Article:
Time for a Food Police Force?

Incessantly the media, scientists, doctors, self-proclaimed experts of this or that pronounce they have found the answer to some burning issue. Mostly the matters involve health. What fat is best, or are carbohydrates better than saturated fats, or is fish oil really any good, or is the rampant use of statins the product of evil pharmaceutical propaganda. The list is interminable. And everyone has a voice. Actors and actresses somehow as a consequence of their on-screen fame have absorbed knowledge beyond that which is possessed by even our greatest scientists. Newscasters weigh in and authors sell their latest tomes with promises of truth. The whole dance of the experts would be quite amusing were it not so dangerous.

What seems to be missing from all those who have managed to communicate so easily with the almighty is a sense of responsibility. When people voice their opinions with such certitude, and their audience believes in their veracity with such solidarity, what is truly opinion then masquerades as fact. As a consequence, fiery battles flare among opposing sides. The vegans pound their fists shouting, “Not even a drop of oil! No fat at all!” The Wheat Belly folk eschew the grains, while the dairy exorcists discard the milk, and the Atkins aficionados chow down on meat and more meat. Get them together on TV and you have a firestorm.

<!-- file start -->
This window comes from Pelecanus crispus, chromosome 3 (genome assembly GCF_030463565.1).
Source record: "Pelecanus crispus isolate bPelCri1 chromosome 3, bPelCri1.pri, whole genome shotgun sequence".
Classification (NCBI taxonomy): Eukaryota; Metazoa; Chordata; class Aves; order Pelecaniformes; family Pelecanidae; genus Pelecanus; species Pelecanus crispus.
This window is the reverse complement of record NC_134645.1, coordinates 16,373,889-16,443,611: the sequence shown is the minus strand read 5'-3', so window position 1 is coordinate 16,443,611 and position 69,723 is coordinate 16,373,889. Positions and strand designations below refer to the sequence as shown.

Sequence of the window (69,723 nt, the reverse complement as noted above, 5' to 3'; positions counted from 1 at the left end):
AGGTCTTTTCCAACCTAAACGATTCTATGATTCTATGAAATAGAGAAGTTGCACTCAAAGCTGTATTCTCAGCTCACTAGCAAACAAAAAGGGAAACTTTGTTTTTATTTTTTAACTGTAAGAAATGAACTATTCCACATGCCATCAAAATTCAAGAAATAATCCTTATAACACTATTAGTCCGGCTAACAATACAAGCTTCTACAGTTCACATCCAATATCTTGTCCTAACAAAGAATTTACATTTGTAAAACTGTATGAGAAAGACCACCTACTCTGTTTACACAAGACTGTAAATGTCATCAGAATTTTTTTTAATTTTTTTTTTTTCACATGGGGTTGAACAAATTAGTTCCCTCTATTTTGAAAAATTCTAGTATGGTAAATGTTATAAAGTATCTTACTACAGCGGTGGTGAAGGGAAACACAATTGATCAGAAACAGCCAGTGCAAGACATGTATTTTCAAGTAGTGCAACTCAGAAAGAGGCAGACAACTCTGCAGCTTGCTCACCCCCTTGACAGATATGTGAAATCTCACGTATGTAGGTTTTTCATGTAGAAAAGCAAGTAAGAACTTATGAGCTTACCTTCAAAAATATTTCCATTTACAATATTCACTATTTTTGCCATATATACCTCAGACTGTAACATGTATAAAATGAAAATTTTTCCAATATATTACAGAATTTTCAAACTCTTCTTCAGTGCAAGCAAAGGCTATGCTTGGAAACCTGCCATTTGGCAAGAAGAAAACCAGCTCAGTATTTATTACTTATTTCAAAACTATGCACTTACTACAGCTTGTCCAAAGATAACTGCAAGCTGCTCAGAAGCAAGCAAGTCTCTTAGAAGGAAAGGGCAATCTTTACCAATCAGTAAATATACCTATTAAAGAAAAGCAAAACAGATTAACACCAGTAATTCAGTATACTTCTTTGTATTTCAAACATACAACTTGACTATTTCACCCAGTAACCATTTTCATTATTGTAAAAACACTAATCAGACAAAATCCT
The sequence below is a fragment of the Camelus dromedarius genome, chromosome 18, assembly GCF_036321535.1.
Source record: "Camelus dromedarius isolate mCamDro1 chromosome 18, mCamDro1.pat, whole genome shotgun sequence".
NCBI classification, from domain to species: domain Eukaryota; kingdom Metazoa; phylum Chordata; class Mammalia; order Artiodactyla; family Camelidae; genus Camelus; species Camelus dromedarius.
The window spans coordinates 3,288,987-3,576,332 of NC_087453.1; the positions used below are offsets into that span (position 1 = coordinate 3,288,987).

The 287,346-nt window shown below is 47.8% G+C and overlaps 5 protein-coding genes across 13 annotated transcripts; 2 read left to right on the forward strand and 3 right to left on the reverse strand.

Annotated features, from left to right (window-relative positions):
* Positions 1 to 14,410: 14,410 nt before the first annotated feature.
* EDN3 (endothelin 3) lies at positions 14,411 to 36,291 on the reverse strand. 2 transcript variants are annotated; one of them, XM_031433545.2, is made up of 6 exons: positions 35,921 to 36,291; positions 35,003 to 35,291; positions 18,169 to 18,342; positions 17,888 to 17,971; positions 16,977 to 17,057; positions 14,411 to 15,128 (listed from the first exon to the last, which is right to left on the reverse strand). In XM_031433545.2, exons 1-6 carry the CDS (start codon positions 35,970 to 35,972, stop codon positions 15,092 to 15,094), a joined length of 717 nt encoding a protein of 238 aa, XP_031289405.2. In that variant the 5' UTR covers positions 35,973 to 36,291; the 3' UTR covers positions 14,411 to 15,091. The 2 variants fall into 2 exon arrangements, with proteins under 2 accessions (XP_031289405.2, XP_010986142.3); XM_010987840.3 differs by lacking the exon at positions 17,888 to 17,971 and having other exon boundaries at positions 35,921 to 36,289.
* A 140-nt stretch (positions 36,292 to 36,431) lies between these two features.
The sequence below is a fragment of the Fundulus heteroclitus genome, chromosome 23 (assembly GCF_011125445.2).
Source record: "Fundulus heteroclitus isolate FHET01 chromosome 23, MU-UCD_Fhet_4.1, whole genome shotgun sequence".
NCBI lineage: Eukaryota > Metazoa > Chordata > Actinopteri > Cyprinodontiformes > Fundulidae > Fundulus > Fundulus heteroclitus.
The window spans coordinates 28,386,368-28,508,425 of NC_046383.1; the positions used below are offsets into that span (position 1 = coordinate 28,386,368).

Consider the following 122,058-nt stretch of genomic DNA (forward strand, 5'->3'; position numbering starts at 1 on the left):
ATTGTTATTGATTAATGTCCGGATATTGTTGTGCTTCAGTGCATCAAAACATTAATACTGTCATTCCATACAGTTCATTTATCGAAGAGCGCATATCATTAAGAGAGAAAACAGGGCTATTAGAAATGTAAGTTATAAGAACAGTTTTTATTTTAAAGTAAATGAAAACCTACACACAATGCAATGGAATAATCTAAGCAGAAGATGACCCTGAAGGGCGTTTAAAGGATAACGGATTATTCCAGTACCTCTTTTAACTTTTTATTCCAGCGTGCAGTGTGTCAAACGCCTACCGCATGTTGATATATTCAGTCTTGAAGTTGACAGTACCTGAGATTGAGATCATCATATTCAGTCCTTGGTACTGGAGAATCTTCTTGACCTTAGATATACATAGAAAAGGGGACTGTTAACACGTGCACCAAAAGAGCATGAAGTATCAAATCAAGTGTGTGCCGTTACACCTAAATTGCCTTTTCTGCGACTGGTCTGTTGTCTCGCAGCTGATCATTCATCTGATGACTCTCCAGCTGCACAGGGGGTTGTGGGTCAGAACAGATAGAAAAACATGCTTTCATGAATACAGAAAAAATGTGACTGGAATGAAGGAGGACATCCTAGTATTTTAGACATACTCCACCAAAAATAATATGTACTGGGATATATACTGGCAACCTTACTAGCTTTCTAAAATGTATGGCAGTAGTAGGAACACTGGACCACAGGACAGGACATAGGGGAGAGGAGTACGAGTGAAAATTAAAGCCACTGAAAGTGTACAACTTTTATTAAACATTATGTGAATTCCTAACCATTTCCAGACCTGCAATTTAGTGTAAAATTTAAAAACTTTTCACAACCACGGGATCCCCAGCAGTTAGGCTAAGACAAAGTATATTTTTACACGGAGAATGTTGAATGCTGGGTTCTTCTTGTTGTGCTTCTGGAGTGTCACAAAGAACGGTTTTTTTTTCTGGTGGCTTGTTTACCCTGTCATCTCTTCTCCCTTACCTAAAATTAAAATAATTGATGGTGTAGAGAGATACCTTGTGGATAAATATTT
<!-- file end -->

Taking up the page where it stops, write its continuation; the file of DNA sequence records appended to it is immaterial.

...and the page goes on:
Now bring in the politicians and celebrities. They take whatever “science” they find most convincing and try to turn it into law. No large sodas for the sugar busters; no trans fats for practically everyone (that one I have to admit is compelling), nothing with a face for the vegans. In short order there won’t be much left to eat at all.

I have my own take on the diet issue. In short I’m fairly certain we are all quite different, and consequently do better with different diets. As a generalization though I’d recommend moderation in all things, avoiding processed foods, eating a balanced diet, maintaining an optimal weight, and exercising daily. Perhaps that prescription would make a good law.

Fundamentally it comes down to this. We should all be permitted to eat whatever we wish as long as it doesn’t harm anyone but us. Government should not have the right to tell an individual what he or she can or cannot consume. There is a key caveat though. This holds true, “as long as it doesn’t hurt anyone else.” So what do we do about the ailments that occur as a consequence of food-induced obesity – diabetes for one? Do we penalize the consumers of sugar who as a consequence of their dietary predilections become obese and diabetic? Do they pay higher health insurance premiums? Probably not a popular notion. How about the smokers, should everyone foot the bill for his or her heart disease, COPD, and lung cancer treatments? Clearly these issues are slippery slopes, ones upon which I have no desire to tread.

I will emphasize one point however, and of this I am sure. No one knows what diet is best for all mankind. And until such a discovery is made, creating a food police force is probably not a good idea at all.

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One Comment

  1. Brian Edwards MD June 3, 2014 at 1:50 pm #

    Until we know which genome should eat which diet, I think Dr. Baum’s quote should be at the beginning of every diet guideline.